A recent Bloomberg article, Recession Generation Opts to Rent Not Buy Houses to Cars, illustrates how different generations manage their finances based on their economic experience. The article makes the case that the Great Recession may have hampered Gen Xers and Gen Yers chance for building wealth. The article states:

For those who choose to rent not buy, there’s a price to pay, said Lubell of the Center for Housing Policy. By foregoing purchases of assets like homes, young people are giving up on a chance to build wealth, he said.

“What you are seeing is a delay in all the kinds of decisions that require a long-term financially stable future,” Lubell said. “That’s home purchases, that’s marriage and that’s having kids.

I disagree. While I wholeheartedly believe in buying assets like homes and cars, paying them off fast and using them longer than your average buyer, there are other factors to consider. Some cars are more reliable than others, and houses have a tendency to have added costs like windows, paint, and appliances. These expenses can add up, being counterproductive to your cash flow. Cash flow is really the key to building wealth.

While most of the time financially savvy people do buy cars, they usually buy cars that will last a long time. Regarding home ownership, I’ve ran across two financially savvy renters. One stays in a nice town home and pays rent equivalent to mortgage payments. Because he doesn’t have added maintenance costs, he is able to save $1,000/mo, equivalent to a large maintenance item of ownership like windows, in his taxable account. He is also funding $5,000 in a Roth and contributes the maximum amount to his 401k. Grant it, he has a nice income, but has streamlined his expenses so that he can save as much as he does.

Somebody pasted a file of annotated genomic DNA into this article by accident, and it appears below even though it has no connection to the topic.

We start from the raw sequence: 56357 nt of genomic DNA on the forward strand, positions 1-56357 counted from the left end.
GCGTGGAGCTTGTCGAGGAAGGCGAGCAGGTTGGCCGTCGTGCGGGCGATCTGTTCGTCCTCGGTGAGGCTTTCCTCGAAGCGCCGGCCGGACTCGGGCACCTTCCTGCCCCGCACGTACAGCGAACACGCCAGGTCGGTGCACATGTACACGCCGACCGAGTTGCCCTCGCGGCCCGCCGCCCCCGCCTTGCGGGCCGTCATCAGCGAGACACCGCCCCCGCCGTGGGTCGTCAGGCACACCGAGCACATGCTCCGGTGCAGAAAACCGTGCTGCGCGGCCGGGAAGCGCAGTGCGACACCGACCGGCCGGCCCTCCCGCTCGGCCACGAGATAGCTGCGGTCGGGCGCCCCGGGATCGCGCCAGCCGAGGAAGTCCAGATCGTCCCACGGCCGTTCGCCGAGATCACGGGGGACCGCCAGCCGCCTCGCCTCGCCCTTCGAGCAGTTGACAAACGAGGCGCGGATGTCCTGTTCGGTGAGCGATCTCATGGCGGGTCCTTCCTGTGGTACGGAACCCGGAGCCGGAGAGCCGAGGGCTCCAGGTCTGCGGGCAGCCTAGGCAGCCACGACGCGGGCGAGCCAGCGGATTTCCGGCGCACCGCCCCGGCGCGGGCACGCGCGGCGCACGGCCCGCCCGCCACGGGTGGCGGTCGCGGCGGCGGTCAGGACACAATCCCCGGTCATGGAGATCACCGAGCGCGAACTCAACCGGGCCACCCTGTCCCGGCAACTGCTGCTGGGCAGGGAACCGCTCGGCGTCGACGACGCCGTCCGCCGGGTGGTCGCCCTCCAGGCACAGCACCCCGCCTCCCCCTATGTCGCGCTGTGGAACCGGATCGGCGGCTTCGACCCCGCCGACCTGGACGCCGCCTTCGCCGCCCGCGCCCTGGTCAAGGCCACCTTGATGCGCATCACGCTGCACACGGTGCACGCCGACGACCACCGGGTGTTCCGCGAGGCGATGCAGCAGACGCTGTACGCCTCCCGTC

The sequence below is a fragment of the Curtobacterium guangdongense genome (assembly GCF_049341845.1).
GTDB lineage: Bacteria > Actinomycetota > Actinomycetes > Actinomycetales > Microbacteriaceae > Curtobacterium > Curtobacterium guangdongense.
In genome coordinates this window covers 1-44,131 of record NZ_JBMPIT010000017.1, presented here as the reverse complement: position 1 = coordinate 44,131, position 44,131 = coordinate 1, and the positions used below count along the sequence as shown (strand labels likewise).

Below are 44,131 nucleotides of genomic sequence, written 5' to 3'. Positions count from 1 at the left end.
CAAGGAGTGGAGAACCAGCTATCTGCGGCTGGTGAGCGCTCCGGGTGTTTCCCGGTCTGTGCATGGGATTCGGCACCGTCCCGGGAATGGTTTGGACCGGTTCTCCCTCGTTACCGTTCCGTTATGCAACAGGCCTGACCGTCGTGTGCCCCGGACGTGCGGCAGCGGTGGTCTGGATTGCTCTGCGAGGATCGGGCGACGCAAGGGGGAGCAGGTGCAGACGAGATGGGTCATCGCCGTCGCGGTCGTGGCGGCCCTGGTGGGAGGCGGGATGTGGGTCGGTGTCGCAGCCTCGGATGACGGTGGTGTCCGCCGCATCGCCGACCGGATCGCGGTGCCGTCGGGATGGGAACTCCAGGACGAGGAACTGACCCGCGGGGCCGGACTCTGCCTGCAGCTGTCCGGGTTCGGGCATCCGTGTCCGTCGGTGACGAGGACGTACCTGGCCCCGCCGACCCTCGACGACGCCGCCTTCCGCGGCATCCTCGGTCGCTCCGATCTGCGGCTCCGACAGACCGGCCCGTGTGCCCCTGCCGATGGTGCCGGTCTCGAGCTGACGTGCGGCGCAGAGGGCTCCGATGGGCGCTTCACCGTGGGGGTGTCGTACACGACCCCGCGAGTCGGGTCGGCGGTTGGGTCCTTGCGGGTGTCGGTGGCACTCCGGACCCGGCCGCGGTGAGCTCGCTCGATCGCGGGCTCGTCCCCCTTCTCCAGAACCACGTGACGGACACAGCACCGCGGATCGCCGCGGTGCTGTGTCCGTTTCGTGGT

The other renters I met were retired professors that had taught overseas and in the US and never bought a home because they preferred the mobility. With a nest egg of over $2 million dollars, they could afford to buy a home outright, yet they considered renting a way to live where they wanted, when they wanted. Their rent was about half the costs of a mortgage with an equivalent standard of living.

The key for both renters was that they understood cash flow, and lived below their means. They were capable of saving extraordinary amounts by allowing a budgeted amount for their housing expense. So the next time you are faced with rent or buy, remember that it doesn’t matter, as long as you are saving enough to fund your goals.

Rich Feight, CFP
Rich Feight, CFP

Hi, I'm Rich Feight I'm a fee-only Certified Financial Planner, successful business owner, and self-made millionaire that knows how to beat the system and become wealthy. I have a lot of clients that have done it too. I'm also pretty good at finding that ever-elusive work/life balance so many of us strive for. Lucky for you I have an abundant mindset and give all my knowledge away on my blog. So if you want to know what it takes to become a millionaire, follow me.

    3 replies to "Rent or Buy?"

    • […] he said. “What you … Cash flow is really the key to building wealth. … Read more: Rent or Buy? | Thinking Beyond Numbers ← Basic Rules for Building Wealth | Engineer Your […]

    • Great post Rich! I agree that having positive cash flow is certainly a key to building wealth. When it comes to home ownership versus renting, one does need to look at the ‘rent ratio’ in their area. With housing costs coming down, it is increasingly a better option to buy than rent in many areas of the country.

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